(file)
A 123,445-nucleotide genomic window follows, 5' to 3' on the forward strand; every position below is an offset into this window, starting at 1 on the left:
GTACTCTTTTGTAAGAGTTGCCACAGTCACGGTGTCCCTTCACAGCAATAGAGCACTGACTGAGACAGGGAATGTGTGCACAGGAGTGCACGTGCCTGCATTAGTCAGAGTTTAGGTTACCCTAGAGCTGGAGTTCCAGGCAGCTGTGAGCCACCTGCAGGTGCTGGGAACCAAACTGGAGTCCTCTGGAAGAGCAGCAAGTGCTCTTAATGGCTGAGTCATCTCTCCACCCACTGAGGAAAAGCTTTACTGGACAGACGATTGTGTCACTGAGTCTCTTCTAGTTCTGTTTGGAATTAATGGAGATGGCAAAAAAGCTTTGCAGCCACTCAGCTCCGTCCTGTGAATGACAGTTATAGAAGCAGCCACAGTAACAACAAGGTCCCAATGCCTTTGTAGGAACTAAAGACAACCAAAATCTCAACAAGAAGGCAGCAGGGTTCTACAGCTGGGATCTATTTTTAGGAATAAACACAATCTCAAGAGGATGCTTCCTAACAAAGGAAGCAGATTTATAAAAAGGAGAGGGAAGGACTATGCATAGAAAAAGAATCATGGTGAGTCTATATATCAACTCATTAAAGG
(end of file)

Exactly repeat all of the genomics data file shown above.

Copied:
A 123,445-nucleotide genomic window follows, 5' to 3' on the forward strand; every position below is an offset into this window, starting at 1 on the left:
GTACTCTTTTGTAAGAGTTGCCACAGTCACGGTGTCCCTTCACAGCAATAGAGCACTGACTGAGACAGGGAATGTGTGCACAGGAGTGCACGTGCCTGCATTAGTCAGAGTTTAGGTTACCCTAGAGCTGGAGTTCCAGGCAGCTGTGAGCCACCTGCAGGTGCTGGGAACCAAACTGGAGTCCTCTGGAAGAGCAGCAAGTGCTCTTAATGGCTGAGTCATCTCTCCACCCACTGAGGAAAAGCTTTACTGGACAGACGATTGTGTCACTGAGTCTCTTCTAGTTCTGTTTGGAATTAATGGAGATGGCAAAAAAGCTTTGCAGCCACTCAGCTCCGTCCTGTGAATGACAGTTATAGAAGCAGCCACAGTAACAACAAGGTCCCAATGCCTTTGTAGGAACTAAAGACAACCAAAATCTCAACAAGAAGGCAGCAGGGTTCTACAGCTGGGATCTATTTTTAGGAATAAACACAATCTCAAGAGGATGCTTCCTAACAAAGGAAGCAGATTTATAAAAAGGAGAGGGAAGGACTATGCATAGAAAAAGAATCATGGTGAGTCTATATATCAACTCATTAAAGG